Protecting Yourself from Domestic Abuse: Advice from a PSNI Domestic Abuse Officer


Domestic Abuse is a problem within our society as a whole and an issue that the PSNI are increasingly trying to address.

Sergeant Joanne Eakin is a Domestic Abuse Officer with the Belfast Public Protection Unit within the PSNI.   In her guest blog for Life Law NI, Sergeant Eakin provides some useful advice on protecting yourself from domestic abuse.


Working as a Domestic Abuse Officer within the Belfast Public Protection Unit of the PSNI, I have witnessed my fair share of domestic crimes against both men and women.

The PSNI believe that domestic abuse should not be tolerated and that it is not acceptable in any shape or form in today’s society. Therefore, within the PSNI there are specially trained officers like myself who deal with those victims who are at a risk of serious harm due to the domestic abuse.

I believe that one of the most important things for any victim suffering from domestic abuse to recognise is when it is happening to them and to accept that they are not to blame. Here is my professional advice to those who are suffering domestic abuse or know someone else who is:

I want to escape an abusive relationship – what can I do?

If you are in an abusive relationship and want to leave, follow the advice below to make sure you do not put yourself in unnecessary danger:-

  • Seek legal advice. You might be able to get an injunction or Orders to protect you from your abuser after you leave.
  • Get immediate medical help for any injuries you sustain. Record and photograph them.
  • Take anything that will identify your abuser, such as a recent photo or car details, to help others protect you.
  • Be extra careful about who you discuss your plans with because secrecy will increase your success.
  • Take a note of emergency numbers and people you can contact (family, friends, doctors etc). Programme them into your mobile if you have one.
  • Prepare a bag with essential items, such as clothes, keys and money. Get extra copies of your home or car keys. Keep it safe or give it to someone you trust.
  • Keep important documents, such as birth certificates, mortgage papers or passports, in a safe location. If possible, take any items of personal importance with you, such as photographs or jewellery.
  • Talk to your children about the possibility of leaving and try to take them with you, whatever the long-term arrangements might be.
  • Plan an escape route out of your home and teach this to your children.
  • Keep a note of the family’s essential medicines and have an immediate supply available.
I know someone who is in an abusive relationship – how can I help them?

If you have a friend or family member who is being abused, there are practical things you can do to help them:-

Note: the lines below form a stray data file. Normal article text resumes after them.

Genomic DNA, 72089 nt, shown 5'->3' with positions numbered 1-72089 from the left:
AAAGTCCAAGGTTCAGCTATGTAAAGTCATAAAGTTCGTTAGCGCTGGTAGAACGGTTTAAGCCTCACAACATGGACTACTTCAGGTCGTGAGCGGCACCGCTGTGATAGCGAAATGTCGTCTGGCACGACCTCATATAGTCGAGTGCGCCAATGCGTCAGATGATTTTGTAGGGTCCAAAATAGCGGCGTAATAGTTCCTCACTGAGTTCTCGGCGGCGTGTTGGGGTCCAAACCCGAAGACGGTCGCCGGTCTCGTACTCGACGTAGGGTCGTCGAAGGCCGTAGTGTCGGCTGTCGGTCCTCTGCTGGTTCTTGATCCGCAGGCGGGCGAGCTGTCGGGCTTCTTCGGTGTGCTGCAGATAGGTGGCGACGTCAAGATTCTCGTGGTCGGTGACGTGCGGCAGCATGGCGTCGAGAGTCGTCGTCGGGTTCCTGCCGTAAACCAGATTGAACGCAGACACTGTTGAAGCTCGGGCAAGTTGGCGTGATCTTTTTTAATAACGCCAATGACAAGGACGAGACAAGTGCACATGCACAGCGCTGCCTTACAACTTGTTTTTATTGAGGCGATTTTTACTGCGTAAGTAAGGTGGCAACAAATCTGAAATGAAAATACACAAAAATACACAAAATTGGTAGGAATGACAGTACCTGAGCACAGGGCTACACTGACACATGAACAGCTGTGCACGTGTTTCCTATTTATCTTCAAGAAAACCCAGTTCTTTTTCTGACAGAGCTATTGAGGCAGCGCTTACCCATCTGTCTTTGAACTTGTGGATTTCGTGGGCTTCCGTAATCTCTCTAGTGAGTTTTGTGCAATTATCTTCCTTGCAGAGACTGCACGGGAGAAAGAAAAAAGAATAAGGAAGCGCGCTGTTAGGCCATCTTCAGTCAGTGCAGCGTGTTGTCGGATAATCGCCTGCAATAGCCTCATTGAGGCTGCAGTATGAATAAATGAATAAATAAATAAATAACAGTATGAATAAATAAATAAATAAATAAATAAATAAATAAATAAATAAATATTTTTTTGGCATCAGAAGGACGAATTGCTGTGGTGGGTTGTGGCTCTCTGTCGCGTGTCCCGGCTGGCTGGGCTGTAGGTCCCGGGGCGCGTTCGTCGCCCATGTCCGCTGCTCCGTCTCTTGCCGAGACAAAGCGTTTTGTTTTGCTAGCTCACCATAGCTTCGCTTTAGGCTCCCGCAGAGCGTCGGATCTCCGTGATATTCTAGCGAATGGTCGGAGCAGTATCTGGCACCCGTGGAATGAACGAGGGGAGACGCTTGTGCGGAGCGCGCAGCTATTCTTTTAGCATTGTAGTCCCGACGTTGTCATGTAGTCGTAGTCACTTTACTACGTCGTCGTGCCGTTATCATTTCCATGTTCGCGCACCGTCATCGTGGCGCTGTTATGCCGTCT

• Find out information about your friend / love one’s rights and the services available so they can make informed choices – for example, contact specialist support agencies such as Women’s Aid who can provide practical and emotional support.
  • Agree a code word or action that if he/she says to you or you see, you know they’re in danger and cannot access help alone.
  • Find out information for your friend / loved one so they can make informed choices.
  • Get some support yourself. You have to be strong if you’re going to be able to help them. Most domestic abuse services are happy to help with any worries you may have or provide suggestions as to other actions you might take.
  • Most importantly, don’t give up on them. You might be their only lifeline.

Useful points of contact

There is much support in Northern Ireland for victims of domestic abuse. If you are suffering from domestic abuse or know someone who is, here are some useful contacts:-

Police Service of Northern Ireland

For non-emergency calls and general enquiries, call 101.

In the case of an emergency dial 999 or use the emergency text phone by texting 18000

24 Hour Domestic and Sexual Violence Helpline

This line is available to anyone who has concerns about domestic or sexual violence, now or in the past. It is open to all women and men affected by domestic and sexual violence. Please call 0808 802 1414

Women’s Aid

Women’s Aid is the national domestic violence charity that helps up to 250,000 women and children every year. They work to end violence against women and children and support over 350 domestic and sexual violence services across the country. Call Women’s Aid on 0808 802 1414 or visit their website

Men’s Advisory Project

This is an excellent service for men experiencing domestic abuse. Call on 028 9024 1929 or visit their website

Your GP

Your local GP can offer help and support. Many people experiencing abuse believe that their GP can be trusted with disclosure and can offer practical support.

Social Services

Social Services can provide practical assistance and guidance to those suffering from domestic abuse. Contact your local Social Services office for more information.

Domestic Abuse is a serious offence which no one should have to suffer. If you are the victim of such abuse or know of someone who is suffering, please contact the PSNI for advice and assistance.

Sergeant Joanne Eakin│Domestic Abuse │Belfast Public Protection Unit

If you would like any further information on domestic abuse please contact us here at Life Law NI